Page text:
A total of 133 (95.7%) specimens were successfully amplified and sequenced. According to a phylogenetic tree based on a 1.3 kb pol fragment (2147–3462 nt, HBX2) using the neighbor-joining method, two circulating recombinant forms (CRF) and one subtype were identified. The CRF01_AE strain was identified in 74 (55.6%) persons, CRF07_BC in 43 (32.3%) individuals, and subtype B in seven (5.3%) subjects (Table 2). Nine unique recombinant forms (URF) were determined according to phylogenetic inference and bootscanning analyses, including six CRF01_AE/B, two CRF01_AE/CRF07_BC, and one CRF01_AE/CRF01_B/CRF07_BC recombinant strain . In the 35 specimens obtained from six northern cities (Fuyang, Bozhou, Huaibei, Huainan, Suzhou and Bengbu), CRF01_AE was found to be the predominant subtype (74.3%, 26/35). The dominance of CRF01_AE was also observed among MSM residing in the cities along the Yangtze River, such as Chizhou (100%, 1/1), Ma’anshan (66.7%, 4/6), Wuhu (58.8%, 10/17) and Tongling (50%, 2/4). It was also found in the central cities of Hefei (52.9%, 18/34) and Liu’an (50%, 1/2). In contrast to these high percentages of CRF01_AE, CRF07_BC was found to constitute the majority of infections in Bozhou (75%, 3/4), a northern city, and Anqing (64.3%, 9/14), a central city.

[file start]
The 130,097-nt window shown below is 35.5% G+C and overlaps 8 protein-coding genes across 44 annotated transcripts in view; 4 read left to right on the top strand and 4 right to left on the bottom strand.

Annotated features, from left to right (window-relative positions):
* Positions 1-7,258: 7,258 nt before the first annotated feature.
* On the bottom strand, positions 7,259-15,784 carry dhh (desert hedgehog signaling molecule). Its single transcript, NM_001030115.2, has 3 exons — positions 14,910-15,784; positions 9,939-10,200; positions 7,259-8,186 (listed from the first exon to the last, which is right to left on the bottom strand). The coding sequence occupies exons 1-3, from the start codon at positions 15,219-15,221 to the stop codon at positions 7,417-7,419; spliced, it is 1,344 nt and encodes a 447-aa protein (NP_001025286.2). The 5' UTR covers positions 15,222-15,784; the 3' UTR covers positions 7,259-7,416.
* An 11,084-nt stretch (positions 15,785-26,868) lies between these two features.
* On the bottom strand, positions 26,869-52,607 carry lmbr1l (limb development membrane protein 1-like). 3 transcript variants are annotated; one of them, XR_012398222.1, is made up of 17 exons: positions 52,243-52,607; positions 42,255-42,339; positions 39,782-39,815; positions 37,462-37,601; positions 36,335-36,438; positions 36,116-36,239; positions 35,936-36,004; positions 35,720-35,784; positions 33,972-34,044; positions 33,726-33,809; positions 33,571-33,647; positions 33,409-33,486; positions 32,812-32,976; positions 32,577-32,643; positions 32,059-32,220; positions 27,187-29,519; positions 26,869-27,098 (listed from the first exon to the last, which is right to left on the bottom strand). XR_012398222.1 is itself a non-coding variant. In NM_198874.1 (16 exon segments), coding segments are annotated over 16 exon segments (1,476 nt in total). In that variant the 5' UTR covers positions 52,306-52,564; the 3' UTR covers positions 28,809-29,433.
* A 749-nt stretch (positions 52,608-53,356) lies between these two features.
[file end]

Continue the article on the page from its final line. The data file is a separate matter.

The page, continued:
Identification and interpretation of surveillance/transmitted drug resistance mutations